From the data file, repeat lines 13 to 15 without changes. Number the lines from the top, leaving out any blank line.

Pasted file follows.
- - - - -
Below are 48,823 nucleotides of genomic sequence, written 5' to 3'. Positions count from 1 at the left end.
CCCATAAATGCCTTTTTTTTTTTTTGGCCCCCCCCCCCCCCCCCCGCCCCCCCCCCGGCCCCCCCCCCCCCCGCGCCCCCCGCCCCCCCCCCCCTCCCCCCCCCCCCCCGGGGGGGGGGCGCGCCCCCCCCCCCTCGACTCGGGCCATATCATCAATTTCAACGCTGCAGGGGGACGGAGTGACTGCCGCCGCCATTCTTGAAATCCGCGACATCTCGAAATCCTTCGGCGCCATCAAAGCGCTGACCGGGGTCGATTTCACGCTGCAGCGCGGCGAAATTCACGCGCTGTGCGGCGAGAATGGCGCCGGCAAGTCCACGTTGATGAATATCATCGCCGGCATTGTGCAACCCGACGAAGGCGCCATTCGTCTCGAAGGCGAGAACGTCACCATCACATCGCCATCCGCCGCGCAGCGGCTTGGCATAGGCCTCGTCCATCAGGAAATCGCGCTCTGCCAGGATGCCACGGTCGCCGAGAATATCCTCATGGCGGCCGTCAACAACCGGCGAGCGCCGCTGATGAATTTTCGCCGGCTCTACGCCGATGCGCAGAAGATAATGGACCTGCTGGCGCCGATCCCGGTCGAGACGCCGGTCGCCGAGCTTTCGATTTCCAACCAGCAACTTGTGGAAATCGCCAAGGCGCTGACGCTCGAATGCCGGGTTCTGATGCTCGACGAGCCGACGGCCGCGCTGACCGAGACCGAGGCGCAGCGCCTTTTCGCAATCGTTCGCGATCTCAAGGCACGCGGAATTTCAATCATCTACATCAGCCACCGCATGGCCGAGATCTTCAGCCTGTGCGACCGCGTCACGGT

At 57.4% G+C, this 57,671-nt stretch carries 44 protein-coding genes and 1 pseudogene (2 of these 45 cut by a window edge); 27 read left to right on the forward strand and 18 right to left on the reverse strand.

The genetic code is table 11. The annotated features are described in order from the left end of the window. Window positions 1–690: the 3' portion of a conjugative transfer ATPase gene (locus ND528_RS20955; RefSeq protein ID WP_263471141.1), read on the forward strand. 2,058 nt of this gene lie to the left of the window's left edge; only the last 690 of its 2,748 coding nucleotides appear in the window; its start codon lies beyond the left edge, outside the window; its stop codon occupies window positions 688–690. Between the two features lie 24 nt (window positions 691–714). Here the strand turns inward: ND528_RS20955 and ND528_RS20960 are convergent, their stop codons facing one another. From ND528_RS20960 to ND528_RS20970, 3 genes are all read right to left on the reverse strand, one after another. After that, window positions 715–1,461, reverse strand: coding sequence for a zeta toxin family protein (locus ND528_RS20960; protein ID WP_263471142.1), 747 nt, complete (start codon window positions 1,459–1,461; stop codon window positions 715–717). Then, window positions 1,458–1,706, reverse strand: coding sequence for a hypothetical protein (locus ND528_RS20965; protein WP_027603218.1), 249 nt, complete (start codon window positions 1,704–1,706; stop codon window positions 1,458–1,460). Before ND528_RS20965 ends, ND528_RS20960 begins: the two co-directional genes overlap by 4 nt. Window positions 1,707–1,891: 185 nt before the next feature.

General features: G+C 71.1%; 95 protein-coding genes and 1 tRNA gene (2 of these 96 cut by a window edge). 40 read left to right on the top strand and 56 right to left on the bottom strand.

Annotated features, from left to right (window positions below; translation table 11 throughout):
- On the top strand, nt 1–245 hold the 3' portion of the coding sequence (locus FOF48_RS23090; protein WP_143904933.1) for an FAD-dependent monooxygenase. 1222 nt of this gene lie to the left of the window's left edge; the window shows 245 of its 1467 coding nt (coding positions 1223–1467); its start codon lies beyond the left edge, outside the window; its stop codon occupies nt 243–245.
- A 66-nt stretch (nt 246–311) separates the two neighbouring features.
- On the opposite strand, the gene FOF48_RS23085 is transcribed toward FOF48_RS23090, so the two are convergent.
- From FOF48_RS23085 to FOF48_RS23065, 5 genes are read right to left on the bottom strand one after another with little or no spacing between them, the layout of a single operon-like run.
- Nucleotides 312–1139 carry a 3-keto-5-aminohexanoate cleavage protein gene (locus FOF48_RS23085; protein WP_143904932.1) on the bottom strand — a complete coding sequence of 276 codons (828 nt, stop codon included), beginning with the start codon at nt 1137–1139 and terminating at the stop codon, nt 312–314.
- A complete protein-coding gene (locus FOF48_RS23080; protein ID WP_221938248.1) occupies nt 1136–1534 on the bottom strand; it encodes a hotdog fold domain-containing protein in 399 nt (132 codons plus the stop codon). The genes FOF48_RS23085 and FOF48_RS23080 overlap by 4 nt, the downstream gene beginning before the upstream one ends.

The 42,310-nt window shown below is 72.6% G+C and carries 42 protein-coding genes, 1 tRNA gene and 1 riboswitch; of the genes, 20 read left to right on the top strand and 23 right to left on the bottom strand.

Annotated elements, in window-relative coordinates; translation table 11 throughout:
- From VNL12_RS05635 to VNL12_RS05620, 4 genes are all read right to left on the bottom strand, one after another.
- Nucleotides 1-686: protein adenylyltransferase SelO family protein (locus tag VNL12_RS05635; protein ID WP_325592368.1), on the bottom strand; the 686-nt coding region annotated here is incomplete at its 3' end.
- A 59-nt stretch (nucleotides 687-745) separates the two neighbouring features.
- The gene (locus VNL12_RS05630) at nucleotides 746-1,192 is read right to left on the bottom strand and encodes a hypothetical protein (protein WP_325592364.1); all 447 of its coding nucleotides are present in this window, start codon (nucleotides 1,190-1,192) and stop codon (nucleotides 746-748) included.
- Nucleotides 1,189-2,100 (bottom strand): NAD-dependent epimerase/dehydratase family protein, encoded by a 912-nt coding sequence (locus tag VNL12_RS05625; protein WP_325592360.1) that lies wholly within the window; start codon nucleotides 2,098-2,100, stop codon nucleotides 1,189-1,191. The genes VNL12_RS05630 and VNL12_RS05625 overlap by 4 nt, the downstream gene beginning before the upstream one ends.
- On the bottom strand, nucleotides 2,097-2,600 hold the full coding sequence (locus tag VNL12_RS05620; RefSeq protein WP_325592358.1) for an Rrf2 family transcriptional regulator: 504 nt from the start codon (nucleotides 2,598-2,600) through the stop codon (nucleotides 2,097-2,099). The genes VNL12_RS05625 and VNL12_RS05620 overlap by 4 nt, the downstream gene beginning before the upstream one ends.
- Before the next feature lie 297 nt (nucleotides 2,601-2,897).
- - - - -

The 42,310-nt window shown below is 72.6% G+C and carries 42 protein-coding genes, 1 tRNA gene and 1 riboswitch; of the genes, 20 read left to right on the top strand and 23 right to left on the bottom strand.

Annotated elements, in window-relative coordinates; translation table 11 throughout:
- From VNL12_RS05635 to VNL12_RS05620, 4 genes are all read right to left on the bottom strand, one after another.